To harness the directives of a biblically-informed conscience, defined by Hobbes as the soul gazing upon itself, we must search our own hearts and confess our own sins. But what exactly am I gazing upon? What can I do so I don’t just sit still in feigned spirituality and let my mind wander? I find it helpful to pray in four areas, with my Bible and journal open and a pen in hand.
a) Look up. I turn to God in His Word, which is a mirror, and get down on my knees in prayer, centering my life back on the Lord. b) Look back. Where have I been this week? And this month? What failures should I confess as sin and forsake? What priorities have been lost that must be regathered with focus and emphasis? c) Look around. Who am I neglecting? Who have I hurt? Who has needs I should be meeting? I’m not alone in this world. Other people matter to God and they should matter to me, too. d) Look ahead. What’s up ahead? How should I be different? How can I make it so? What is important that has been neglected? What’s unimportant that has had my attention? Read More
January 27, 2015
Today is not a rehearsal for anything. Today is your life. Read More
January 22, 2015
“There is one who scatters, and yet increases all the more.” Proverbs 11:24
Have you experienced this principle firsthand? How about your church? Kathy and I have. And as our church family has scattered what the Lord has entrusted to us, over time we have experienced the kind of unexpected provision that only He could bring. You can’t out-give God—and I would rather have 90% in partnership with the Lord than 100% on my own. But many people struggle in this area. How can you help those you lead to live and experience the blessing of a generous life? That’s what today’s Fast 5 is all about.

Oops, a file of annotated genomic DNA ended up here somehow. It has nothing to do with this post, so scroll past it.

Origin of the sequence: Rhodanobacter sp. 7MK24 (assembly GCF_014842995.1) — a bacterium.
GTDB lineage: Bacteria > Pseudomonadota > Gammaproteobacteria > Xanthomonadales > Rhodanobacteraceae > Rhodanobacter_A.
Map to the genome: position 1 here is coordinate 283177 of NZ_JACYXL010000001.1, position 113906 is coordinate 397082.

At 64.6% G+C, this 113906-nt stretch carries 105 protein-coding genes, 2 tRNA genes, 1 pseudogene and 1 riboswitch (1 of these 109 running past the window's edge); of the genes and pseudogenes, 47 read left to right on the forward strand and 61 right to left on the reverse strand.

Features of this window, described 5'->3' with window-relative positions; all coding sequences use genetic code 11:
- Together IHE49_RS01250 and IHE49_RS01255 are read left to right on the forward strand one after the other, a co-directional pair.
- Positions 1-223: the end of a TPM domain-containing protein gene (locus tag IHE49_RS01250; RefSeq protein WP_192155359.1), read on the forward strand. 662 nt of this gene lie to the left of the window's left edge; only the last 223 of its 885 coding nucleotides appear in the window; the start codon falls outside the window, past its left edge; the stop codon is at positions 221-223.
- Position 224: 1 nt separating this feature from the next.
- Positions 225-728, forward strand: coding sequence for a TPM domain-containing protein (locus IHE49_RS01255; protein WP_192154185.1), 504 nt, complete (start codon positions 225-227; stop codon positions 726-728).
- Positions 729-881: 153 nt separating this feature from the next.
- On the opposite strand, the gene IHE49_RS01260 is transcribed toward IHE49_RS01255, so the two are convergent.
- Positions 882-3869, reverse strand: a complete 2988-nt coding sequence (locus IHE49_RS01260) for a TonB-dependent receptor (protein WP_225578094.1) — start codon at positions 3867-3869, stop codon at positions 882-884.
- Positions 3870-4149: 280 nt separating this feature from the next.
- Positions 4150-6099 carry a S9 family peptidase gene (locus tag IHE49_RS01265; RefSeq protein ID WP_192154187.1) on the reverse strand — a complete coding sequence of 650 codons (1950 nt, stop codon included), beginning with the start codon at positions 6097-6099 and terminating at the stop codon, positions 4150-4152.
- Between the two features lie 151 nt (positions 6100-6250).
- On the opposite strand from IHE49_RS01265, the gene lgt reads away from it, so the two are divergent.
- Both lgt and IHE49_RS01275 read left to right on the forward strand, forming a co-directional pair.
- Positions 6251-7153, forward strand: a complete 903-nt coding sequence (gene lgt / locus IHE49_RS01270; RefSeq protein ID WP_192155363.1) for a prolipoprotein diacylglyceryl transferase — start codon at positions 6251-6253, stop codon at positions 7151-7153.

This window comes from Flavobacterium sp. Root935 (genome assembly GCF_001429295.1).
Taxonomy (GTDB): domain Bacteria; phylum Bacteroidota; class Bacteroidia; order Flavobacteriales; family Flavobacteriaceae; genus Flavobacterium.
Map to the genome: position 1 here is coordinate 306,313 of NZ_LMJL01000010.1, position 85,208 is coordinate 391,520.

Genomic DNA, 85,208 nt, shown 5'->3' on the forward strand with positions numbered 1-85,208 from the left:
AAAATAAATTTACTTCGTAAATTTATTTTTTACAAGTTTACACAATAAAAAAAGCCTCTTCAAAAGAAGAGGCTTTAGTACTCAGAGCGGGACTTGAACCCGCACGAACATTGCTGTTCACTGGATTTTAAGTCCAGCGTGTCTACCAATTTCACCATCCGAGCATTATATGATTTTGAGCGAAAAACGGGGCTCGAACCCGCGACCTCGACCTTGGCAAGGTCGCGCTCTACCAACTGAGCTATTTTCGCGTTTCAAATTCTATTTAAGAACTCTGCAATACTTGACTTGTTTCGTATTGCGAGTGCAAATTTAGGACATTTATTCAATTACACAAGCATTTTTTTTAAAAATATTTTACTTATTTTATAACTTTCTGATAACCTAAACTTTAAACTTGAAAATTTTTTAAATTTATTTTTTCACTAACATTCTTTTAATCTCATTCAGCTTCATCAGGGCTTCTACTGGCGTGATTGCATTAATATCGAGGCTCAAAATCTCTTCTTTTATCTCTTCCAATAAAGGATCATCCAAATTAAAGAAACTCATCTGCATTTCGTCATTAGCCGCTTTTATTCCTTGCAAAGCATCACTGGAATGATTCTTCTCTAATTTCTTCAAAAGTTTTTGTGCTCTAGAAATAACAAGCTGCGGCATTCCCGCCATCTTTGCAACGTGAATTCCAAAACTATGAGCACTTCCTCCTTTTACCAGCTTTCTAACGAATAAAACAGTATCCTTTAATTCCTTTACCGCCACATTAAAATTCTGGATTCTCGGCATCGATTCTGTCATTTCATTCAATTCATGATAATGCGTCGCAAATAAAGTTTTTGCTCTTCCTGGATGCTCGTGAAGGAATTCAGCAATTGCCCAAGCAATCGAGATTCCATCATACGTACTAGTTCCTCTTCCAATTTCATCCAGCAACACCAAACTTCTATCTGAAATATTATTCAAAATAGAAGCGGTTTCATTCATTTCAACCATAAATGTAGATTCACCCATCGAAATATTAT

December 30, 2014
“Preaching is theology coming through a man who is on fire.” Martin Lloyd Jones once said that, and it’s a favorite quote of mine. If a man can speak dispassionately about the Word of God, he has no right to be in a pulpit. But you can have right theology and authentic passion, yet not be growing consistently in the impact and effectiveness of your preaching.
I know what it feels like to reach Monday and wish I’d done some things differently on Sunday—no doubt, you know the feeling too. By this weekend, we’ll be into a new year. So for today’s Fast 5, here are five impactful things you can do to preach a better sermon, starting with your first message of 2015.
December 24, 2014
If you’re like most believers, you want to connect with your family on Christmas Eve and Christmas day to have fun, play games, share a meal together. But if you leave that time and haven’t connected meaningfully about your faith in the Lord, it just seems kind of hollow in the end.
I’d encourage you to take some time to come together with your family and gather around God’s Word. You don’t have to have something powerful or profound to say—the power is in the Christmas story itself. My kids remember our family living this out together at Christmas every year, but I don’t think they recall a single thing I’ve said. What does stick with them is that we cared enough to help them see that our time together is about so much more than giving gifts, eating turkey, having time off—it’s about the real meaning of Christmas, Jesus Christ Himself.
Merry Christmas to your family from ours! May you be refreshed anew in your spirit and your relationships as you celebrate our Savior and the significance of His coming.